Packafeather XL versus Vargo Triad alcohol stoves

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Packafeather XL versus Vargo Triad alcohol stoves

Postby BarryK » Wed 15 Jun, 2016 11:25 pm

I recently acquired both of these, and have posted mini-reviews.

Packafeather XL:

Vargo Triad:

The XL, for me anyway, is the clear winner. I even like my old Alocs stove better than the Triad.

I must emphasize that these are initial impressions. Perhaps the Triad will grow on me, doubt it though.

What do you think about my judgement of fuel burning efficiency by observing the amount of yellow in the flame?
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Re: Packafeather XL versus Vargo Triad alcohol stoves

Postby Canberra Trekker » Fri 17 Jun, 2016 10:19 am

I also have the Vargo Triad which I purchased at MEC Canada in 2014.

My assessment is as follows:-

Made of titanium and it appears to me that it's virtually indestructible.

Needs at least 35 mL of alcohol for it to be lit. However, I have found it easy to decant any surplus alcohol back into the fuel model by trickling it down the support legs which act as a de facto spout.

I have found it's easy to extinguish just by blowing a big breath over the burner even when it's burning at full output. Otherwise, I simply invert my cup over the stove and starve it of oxygen.

I have found that its efficiency is up there with any of the other alcohol burners. I have. In my collection. I have a Trangia burner, 1210 burner and a Speedster 30 mL burner.

As Barry noted there is only one output and that's full power. However, I came to the same conclusion as Barry and use a pot cozy. My technique for cooking beans/lentils is to rapidly heat the water in the pot (Snow Peak 700 mL), then extinguish the burner and allow pot to stand with pot cozy for 15 to 20 minutes. Then I top the burner back up to allow it to be lit again. Generally, not much alcohol required at this stage because not much used in bringing 300 mL of water to boil to begin with. Then I reheat the pot back to boiling and extinguished it, repeating same sequence of the standing period with pot cozy. Generally I have 3 of these standing periods to get the beans/lentils cooked in my satisfaction.

Back in April I did a 4 day walk in the Snowy Mountains where I tested the Vargo Triad and was cooking beans/lentils every dinner. My daily consumption of alcohol was about 65 g. Breakfast was rolled oats + cup of coffee. Lunch was usually hot drink as well. Then for dinner, I was cooking soup + beans and lentils mixture (which was cooked for at least one hour). That's one hour of this stop start heating technique.

If just using Backcountry meals, which require just boiling water and then reconstituting with pot cozy, then in my opinion, this stove would perform very well.

As you can see, I consider a pot cozy essential for use with this burner so this needs to be factored into the weight. I use a replacement Jet Boil pot cozy (purchased from Anaconda) which fits the 700 mL pot. Needed to trim a bit of the top of the cozy to suit smaller height of Snow Peak pot. That weighs 41 g so the combined weight of the burner + pot cozy is about 71 g. I also use a windshield which in my case is a 4 Dog Stove (purchased Internet from USA) titanium windshield which is sized to suit the 700 mL pot.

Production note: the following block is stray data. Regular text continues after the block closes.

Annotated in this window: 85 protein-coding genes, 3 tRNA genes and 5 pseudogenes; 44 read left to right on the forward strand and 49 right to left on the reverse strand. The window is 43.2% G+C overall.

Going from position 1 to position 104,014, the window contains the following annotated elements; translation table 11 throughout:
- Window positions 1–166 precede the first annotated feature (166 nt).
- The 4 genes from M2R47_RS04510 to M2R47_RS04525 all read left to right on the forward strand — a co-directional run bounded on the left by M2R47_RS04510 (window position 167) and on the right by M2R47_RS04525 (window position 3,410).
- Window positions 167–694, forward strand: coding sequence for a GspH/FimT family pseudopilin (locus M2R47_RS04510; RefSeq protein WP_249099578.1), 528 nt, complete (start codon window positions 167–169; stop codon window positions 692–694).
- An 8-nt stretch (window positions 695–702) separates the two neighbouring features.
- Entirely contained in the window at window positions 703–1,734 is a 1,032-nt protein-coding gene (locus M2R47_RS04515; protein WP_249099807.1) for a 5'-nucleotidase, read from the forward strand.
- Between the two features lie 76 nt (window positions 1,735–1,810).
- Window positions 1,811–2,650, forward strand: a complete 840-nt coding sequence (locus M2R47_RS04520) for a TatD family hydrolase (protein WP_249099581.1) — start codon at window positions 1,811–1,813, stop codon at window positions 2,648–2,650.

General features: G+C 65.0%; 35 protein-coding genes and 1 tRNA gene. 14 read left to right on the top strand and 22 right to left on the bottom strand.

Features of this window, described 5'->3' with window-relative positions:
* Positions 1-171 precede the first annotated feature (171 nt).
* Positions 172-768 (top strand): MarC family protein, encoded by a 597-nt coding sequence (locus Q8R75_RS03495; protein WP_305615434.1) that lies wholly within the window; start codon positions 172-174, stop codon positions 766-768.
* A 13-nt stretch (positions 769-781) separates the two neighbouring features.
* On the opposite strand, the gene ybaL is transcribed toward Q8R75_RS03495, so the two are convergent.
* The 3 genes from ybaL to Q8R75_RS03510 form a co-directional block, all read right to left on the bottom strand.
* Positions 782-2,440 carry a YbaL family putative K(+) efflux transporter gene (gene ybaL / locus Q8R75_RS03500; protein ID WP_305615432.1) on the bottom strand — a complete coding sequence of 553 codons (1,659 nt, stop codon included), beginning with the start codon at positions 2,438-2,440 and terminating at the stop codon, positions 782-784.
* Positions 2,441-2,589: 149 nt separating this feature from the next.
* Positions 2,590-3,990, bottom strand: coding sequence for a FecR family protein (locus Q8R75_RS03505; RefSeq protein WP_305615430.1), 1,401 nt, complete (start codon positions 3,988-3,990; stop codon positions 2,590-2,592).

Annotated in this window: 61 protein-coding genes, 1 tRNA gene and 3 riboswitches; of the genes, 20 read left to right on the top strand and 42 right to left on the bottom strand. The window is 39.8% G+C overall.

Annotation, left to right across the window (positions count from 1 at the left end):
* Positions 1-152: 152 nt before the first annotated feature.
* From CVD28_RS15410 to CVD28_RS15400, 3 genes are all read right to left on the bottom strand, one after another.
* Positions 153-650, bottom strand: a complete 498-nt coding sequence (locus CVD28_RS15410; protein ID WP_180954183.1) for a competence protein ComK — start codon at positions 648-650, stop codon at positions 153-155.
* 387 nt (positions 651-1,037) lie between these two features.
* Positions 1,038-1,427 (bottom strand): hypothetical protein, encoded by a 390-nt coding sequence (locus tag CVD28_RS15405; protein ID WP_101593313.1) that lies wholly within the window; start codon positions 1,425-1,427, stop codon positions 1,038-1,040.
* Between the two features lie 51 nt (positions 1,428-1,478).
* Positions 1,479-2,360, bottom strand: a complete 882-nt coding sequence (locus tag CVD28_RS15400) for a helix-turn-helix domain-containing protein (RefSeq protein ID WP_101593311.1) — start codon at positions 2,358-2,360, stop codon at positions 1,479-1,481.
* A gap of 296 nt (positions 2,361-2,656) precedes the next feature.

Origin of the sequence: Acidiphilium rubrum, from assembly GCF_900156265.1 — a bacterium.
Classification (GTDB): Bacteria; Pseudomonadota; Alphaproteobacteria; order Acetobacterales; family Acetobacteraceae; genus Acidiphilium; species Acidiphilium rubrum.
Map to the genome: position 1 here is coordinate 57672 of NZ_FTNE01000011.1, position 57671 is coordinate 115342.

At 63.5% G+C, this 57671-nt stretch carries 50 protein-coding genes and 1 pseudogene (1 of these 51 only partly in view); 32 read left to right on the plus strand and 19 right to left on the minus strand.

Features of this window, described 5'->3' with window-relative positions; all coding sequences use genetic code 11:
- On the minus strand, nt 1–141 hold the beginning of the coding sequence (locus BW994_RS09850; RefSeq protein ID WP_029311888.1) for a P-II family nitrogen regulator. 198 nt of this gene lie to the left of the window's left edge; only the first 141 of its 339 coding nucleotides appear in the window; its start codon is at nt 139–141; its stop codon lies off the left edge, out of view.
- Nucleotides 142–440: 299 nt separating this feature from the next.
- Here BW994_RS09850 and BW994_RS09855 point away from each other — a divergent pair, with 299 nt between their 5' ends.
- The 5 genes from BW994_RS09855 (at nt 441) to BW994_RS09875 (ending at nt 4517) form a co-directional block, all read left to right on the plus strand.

I did comparison walk with the Trangia burner and using same windshield. Also in the snowy Mountains. I got exactly the same daily consumption of alcohol with the Trangia burner as I had with the Vargo burner.

I have found that the Trangia burner simmers very well and I could have the Trangia burner simmering for the entire hour of cooking time for the lentils/beans and still come within the same 65 g per day usage of methylated spirits. Therefore my thinking is that maybe pot cozy not required when using Trangia burner with it simmering ability. So that brings the weight of the Trangia burner to be slightly less than the Vargo burner + pot cozy. Haven't tried it yet but maybe next time of take the Trangia burner without its lid and pot cozy. I now know how much fuel I need per meal so I'll just pour that amount in at the start of the meal and have virtually zero left over at the end of the meal. Therefore won't need the lid to save the surplus fuel in the Trangia burner between meals.

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I was using for truncated aluminium cone to raise the height of the burner so I could put the two titanium skewers at near the top of the windshield and allow the candle of the pot to sit above the top rim of the windshield. Otherwise cannot use handle of pot to lift pot off the burner.
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I find that if distance between burner and bottom pot is about 25 mm then I get blue flame and minimal deposit of soot on the bottom of the pot. When burner going full power then yellow flames can be licking up above the lid of the pot, especially if there's bit of breeze fanning the flame.
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